In the deer hunting realm, the raw power of the Bone Collector makes the crossbow perfect for hunting deer. I’ve taken down easily a half dozen deer with the Bone Collector, filling my freezer time and time again with venison courtesy of Horton.

Cocking The Horton Bone Collector

With 175 pounds of draw weight, this is not a crossbow you will want to cock by hand very often. I always recommend using a rope cocking device, anyways, because that is the only way to ensure the smooth and consistent draw that is essential to an accurate shot. Unfortunately, Horton does not include a rope cocking device with the Horton Bone Collector, so I would recommend investing in one at the same time that you purchase the crossbow.

The string pulls back smoothly and easily, and locks securely in place without any wiggle room. The overmolded forearm makes it easy to ensure your fingers are free of the string when you fire the crossbow.

The Crossbow Scope

The included Mult-A-Range scope is one I’ve covered a number of times, and I simply cannot say enough how much I love this scope. It is usually zeroed in almost out of the box, and it holds true for entire seasons, no matter how much you bump it around and jostle the scope. The eye relief is almost perfect, and the optics are clear and crisp even on cold, foggy mornings.

See our detailed guide on how to sight-in your crossbow


The included bolts are okay for target shooting, but not very durable. The included arrows were broken within a few shooting sessions. I quickly moved up to my professional deer-killing arrows—the Firebolt. Horton recommends 20” arrows at 425-grain, and this combination will deliver accuracy and raw killing power that will ensure you a freezer full of deer, moose, bear, or buffalo meat.

You can also learn more about crossbow arrows and take a look at our broadhead recommendations

Safety and Design

The Bone Collector stands unique in its class for having an aluminum barrel. It is among the fastest and most durable mid-priced crossbows on the market, and is a real pleasure to shoot. The trigger pull is light and consistent, and the anti dry fire mechanism performs flawlessly on every shot.

This crossbow is short, having a length of just 35-5/8”, and is suitable for just about any bowhunter. The rubber stock and cheek rest make it comfortable to shoot, and the dampening inserts keep the vibration and noise down considerably for a crossbow.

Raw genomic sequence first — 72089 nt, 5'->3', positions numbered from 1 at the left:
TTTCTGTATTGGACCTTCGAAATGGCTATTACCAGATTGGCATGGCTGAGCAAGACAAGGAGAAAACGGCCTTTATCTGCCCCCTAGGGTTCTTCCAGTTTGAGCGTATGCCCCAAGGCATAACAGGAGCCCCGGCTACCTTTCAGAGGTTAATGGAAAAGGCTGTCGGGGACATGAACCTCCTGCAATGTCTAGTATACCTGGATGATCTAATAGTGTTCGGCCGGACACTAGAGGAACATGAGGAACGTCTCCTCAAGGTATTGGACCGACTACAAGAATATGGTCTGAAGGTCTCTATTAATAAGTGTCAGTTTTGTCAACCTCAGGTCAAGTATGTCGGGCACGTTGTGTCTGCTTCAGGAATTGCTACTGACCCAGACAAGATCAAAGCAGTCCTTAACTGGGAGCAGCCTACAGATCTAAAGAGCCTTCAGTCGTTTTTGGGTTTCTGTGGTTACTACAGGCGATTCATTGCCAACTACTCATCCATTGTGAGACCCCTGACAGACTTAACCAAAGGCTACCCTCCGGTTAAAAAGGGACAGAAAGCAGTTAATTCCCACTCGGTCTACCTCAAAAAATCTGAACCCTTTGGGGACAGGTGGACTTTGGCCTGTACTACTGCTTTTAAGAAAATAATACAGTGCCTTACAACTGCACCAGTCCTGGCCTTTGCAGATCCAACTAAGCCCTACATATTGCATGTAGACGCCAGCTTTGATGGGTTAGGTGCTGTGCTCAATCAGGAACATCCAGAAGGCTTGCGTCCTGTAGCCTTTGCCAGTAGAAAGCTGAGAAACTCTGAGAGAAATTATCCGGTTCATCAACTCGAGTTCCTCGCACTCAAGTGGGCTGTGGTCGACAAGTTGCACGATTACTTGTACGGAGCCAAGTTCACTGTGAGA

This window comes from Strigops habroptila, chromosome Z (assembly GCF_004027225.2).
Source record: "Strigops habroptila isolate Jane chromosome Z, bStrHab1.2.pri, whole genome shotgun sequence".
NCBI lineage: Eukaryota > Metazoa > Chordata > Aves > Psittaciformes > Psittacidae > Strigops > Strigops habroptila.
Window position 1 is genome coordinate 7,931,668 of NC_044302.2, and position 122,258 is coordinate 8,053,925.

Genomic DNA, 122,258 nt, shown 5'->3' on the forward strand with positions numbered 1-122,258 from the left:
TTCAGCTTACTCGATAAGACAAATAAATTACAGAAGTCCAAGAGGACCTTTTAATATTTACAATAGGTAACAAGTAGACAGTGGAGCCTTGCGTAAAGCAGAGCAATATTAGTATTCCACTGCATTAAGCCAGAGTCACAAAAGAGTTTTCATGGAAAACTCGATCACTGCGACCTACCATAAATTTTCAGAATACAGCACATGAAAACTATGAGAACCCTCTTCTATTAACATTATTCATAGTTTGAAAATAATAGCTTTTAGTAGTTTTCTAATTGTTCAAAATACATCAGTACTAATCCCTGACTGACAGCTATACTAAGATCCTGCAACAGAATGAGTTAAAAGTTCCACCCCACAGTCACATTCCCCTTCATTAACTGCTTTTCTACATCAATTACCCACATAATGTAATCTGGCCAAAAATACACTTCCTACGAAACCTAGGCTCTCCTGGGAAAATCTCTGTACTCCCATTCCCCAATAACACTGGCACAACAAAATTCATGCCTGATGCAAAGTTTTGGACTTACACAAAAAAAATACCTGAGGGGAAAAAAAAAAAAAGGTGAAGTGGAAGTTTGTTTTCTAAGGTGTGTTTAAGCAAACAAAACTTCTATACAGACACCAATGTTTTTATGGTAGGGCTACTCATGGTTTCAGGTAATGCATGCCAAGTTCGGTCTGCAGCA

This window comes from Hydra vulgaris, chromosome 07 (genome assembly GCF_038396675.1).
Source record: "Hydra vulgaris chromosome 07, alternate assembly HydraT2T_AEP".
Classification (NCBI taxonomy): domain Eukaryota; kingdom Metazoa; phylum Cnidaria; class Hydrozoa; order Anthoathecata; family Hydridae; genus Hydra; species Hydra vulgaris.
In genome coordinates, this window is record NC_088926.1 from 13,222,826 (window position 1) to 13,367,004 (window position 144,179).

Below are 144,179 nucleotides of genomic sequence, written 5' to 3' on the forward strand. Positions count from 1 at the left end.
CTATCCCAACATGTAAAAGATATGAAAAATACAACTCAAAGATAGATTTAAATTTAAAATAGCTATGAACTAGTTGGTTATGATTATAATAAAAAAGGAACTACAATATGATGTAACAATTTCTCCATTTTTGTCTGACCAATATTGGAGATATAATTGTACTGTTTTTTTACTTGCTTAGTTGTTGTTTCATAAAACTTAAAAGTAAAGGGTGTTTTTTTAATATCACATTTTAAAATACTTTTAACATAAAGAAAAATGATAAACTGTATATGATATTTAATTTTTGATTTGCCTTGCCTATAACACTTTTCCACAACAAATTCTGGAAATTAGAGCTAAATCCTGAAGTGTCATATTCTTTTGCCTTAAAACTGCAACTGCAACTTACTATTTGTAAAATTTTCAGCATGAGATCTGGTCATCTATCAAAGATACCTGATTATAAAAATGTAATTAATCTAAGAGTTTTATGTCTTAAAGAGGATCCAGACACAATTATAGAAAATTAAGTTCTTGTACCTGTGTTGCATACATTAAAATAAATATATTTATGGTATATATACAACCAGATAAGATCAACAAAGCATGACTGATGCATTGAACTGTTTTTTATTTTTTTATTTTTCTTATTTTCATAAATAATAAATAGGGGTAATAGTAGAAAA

The hand grip is adjustable, to help it fit a variety of hand and arm sizes. The design of the grip is a bit strange, and takes some getting used to, but it feels very nice in the hand once you have it set up the way you like it. The adjustable pull length is also an interesting, and nice, feature, making it easy to adjust the crossbow for shooters of smaller than average stature.


Alas, Horton shut its doors last year. You can still find Horton crossbows on the market, but there is no longer a manufacturer warranty. Many sellers are offering refunds or exchanges if your bow is defective, but most seem to be selling the crossbows as-is at this point.

What Crossbow Case Fits the Horton Bone Collector?

The Carbon Express Deluxe Case is a nice soft case selection and at under $70 it is a good deal, build is not a first choice for larger scopes. The Plano 1133-00 Manta Crossbow Case is hard case which is around 120 dollars and it offers enough room for large scopes.

Horton Bone Collector Review Summary

Thanks for reading our crossbow review of the Horton Bone Collector. Even though Horton is no longer in business, there are a number of sellers who still have Horton crossbows in stock, so it should be easy to find the Horton Bone Collector. This is such a nicely-built crossbow that I’m amazed Horton went out of business, but there you have it. If you can do without the warranty coverage, this is a fine choice for hunting crossbows. The price is very reasonable, and after-market parts are still available for replacing strings and other problems that may (or may not) come up with your crossbow. Take a look at today's amazon.com price on this crossbow and check out our top 10 crossbows rankings for more.